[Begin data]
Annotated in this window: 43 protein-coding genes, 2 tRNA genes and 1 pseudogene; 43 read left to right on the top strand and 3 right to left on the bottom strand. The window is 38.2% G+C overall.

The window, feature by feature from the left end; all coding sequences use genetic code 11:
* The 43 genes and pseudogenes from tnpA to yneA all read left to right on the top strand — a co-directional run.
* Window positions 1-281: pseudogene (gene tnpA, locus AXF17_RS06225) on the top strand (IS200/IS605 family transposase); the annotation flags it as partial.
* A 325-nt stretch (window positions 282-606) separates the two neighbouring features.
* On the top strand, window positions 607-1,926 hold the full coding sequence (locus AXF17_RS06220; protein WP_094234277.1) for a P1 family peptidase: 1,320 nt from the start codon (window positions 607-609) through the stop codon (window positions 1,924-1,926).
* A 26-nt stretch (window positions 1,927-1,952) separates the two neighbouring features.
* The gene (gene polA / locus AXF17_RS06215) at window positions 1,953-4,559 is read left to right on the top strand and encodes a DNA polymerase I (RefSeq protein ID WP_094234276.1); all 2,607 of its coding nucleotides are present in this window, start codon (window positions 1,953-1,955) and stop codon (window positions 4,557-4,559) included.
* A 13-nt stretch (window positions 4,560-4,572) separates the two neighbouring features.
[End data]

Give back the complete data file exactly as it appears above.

Annotated in this window: 43 protein-coding genes, 2 tRNA genes and 1 pseudogene; 43 read left to right on the top strand and 3 right to left on the bottom strand. The window is 38.2% G+C overall.

The window, feature by feature from the left end; all coding sequences use genetic code 11:
* The 43 genes and pseudogenes from tnpA to yneA all read left to right on the top strand — a co-directional run.
* Window positions 1-281: pseudogene (gene tnpA, locus AXF17_RS06225) on the top strand (IS200/IS605 family transposase); the annotation flags it as partial.
* A 325-nt stretch (window positions 282-606) separates the two neighbouring features.
* On the top strand, window positions 607-1,926 hold the full coding sequence (locus AXF17_RS06220; protein WP_094234277.1) for a P1 family peptidase: 1,320 nt from the start codon (window positions 607-609) through the stop codon (window positions 1,924-1,926).
* A 26-nt stretch (window positions 1,927-1,952) separates the two neighbouring features.
* The gene (gene polA / locus AXF17_RS06215) at window positions 1,953-4,559 is read left to right on the top strand and encodes a DNA polymerase I (RefSeq protein ID WP_094234276.1); all 2,607 of its coding nucleotides are present in this window, start codon (window positions 1,953-1,955) and stop codon (window positions 4,557-4,559) included.
* A 13-nt stretch (window positions 4,560-4,572) separates the two neighbouring features.